Tuesday, November 01, 2011

Origin of the Housing Bubble

A question that friends of mine could not answer regarding the housing bubble was why weren't the banks in question so avariciously predatory before 2000? The typical answer was that a new generation of bankers had spontaneously decided to throw out decades of best practices in favor of taking short term profits and leaving the mess to be cleaned up after they took their severance packages.

Those fiends definitely existed (looking at you Countrywide). What most people forget, however, is that there was a push on the lending industry by the government to overthrow the decades of lending practices in favor of achieving social justice. An interagency government task force was established in 1994 to address the perceived racism in lending practices that resulted in greater rates of African and Hispanic Americans being turned down for mortgages. Check it out for yourself.

Saturday, August 06, 2011

Is the Cyberpunk World Coming?

I have been a fan of Cyberpunk sci-fi since I first read William Gibson's Neuromancer on the advice of a friend back in 1990. Back then all I was into was the cool attitude, lively characters and good suspense. Since then I have come to see more of the philosophy behind the punk with the works of Bruce Sterling and Neal Stephenson.

All of the stories involved dystopian futures where the mass of humanity is subsisting off the admittedly nifty technological dregs while all of the real wealth was held locked away by the corporate elite. Government was scarcely to be seen, and without that there was nothing to slow the ever increasing divide between rich and poor.

Most of the stories never stopped down to explain the absence of government. Most of the time the implication was that it was essentially bought out by the corporations to look away and keep up only a pretense of regulation. The one work that comes to mind that does address the absence is Neal Stephenson's Snow Crash. He comes right out and lays his world where
the Invisible Hand has taken away all those historical inequities and smeared them out into a broad global layer of what a Pakistani brickmaker would consider to be prosperity
and hyperinflation that has people wielding wheelbarrows full of $50,000 and $100,000 bills with the portraits of Edwin Meese and Ronald Reagan. The fault is laid at the feet of laissez faire economic policies for not restraining the corporate interests, and the result is corporate interests trumping all else.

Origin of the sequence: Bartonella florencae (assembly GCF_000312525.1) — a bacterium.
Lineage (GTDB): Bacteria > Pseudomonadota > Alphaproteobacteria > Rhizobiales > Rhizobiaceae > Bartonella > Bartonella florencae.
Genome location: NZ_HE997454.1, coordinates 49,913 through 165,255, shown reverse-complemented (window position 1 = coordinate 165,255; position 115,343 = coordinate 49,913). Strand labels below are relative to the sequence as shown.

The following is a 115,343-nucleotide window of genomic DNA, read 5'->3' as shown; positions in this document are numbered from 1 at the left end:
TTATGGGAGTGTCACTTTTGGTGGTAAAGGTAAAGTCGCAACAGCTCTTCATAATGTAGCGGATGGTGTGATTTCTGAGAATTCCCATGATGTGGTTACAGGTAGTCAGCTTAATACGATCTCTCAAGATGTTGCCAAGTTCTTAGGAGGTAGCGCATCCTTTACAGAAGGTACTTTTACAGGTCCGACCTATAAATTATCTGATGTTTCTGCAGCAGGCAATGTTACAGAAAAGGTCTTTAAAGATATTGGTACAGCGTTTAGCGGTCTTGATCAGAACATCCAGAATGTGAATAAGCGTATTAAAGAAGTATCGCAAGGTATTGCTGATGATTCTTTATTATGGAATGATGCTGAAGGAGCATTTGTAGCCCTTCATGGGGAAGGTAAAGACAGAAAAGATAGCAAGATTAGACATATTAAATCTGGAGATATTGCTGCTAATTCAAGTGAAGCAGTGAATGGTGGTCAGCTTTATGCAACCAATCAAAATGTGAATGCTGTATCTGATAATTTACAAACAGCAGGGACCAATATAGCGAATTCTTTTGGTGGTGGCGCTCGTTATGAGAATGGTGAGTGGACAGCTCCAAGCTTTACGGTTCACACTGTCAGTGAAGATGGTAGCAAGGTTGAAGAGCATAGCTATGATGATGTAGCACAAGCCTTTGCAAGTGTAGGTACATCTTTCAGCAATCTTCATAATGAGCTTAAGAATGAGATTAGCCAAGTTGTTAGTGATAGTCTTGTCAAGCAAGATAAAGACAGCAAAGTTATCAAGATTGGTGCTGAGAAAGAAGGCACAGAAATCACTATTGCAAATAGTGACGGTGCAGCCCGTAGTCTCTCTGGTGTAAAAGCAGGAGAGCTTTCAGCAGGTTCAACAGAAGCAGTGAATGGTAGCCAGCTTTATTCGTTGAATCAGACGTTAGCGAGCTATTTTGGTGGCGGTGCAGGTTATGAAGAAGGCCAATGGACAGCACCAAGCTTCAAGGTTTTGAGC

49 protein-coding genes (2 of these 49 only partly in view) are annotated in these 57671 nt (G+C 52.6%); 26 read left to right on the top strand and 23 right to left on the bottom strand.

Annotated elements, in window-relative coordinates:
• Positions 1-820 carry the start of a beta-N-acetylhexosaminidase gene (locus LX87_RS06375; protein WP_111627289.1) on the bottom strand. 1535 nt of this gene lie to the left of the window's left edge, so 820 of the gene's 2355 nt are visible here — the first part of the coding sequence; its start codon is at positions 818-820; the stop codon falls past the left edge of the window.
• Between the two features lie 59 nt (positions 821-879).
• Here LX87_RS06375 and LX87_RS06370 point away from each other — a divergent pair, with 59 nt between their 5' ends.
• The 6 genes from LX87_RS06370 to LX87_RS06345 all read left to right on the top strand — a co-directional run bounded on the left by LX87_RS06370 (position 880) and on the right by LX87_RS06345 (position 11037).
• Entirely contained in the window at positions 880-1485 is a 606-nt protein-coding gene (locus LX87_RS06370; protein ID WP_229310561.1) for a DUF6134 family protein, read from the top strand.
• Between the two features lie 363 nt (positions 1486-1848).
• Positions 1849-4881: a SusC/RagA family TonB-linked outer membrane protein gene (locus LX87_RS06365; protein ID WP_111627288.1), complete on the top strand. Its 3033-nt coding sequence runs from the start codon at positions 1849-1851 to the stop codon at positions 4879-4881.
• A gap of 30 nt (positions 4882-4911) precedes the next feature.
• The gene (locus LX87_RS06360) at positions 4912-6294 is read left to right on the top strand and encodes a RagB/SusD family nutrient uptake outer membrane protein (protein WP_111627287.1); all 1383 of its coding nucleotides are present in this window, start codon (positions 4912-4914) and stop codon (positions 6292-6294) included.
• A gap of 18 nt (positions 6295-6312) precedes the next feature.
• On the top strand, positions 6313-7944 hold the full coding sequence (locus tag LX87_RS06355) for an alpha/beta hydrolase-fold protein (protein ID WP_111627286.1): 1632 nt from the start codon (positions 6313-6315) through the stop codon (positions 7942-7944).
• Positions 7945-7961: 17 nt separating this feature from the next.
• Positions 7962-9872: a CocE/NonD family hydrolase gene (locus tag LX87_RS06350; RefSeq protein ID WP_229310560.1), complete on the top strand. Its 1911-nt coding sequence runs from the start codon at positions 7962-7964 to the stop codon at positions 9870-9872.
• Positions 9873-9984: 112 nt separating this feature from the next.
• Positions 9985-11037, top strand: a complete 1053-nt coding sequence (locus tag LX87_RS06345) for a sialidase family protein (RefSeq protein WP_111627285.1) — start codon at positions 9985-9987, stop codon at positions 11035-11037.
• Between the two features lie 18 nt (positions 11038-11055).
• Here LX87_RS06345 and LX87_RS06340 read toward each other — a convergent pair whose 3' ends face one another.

Being of a libertarian bent, this type of reasoning struck me as sensible as voodoo. Lately however, I find myself thinking that we may actually come to see this dystopia come to pass. Unlike Cyberpunk it will not happen because governments are subverted but rather they have over reached. Given the sovereign debt issues springing up in the developed economies of the world, I see a time where they will lack the revenue to do anything more than pay the bills accrued by previous generations. Japan has been there for the last twenty years. The EU, I don't think, is long for the world. China will not be able to maintain its pretense of prosperity for long. And I shudder to think how the credit downgrade is going to hurt the US.

If that happens, what is going to fill the vacuum? A UN meta-government is a non-starter, who is going to pay their bills when the US can't pay its own?

I don't know if the second part of the Cyberpunk equation, domination by world spanning corporations, will come to pass. I personally doubt that. Large corporations can not adapt fast enough to avoid obsolescence at the hands of smaller enterprises without the government enforcing crippling start-up regulations and ever shifting personnel obligations.

All that I do see is that we are in for some massive changes within the next decade.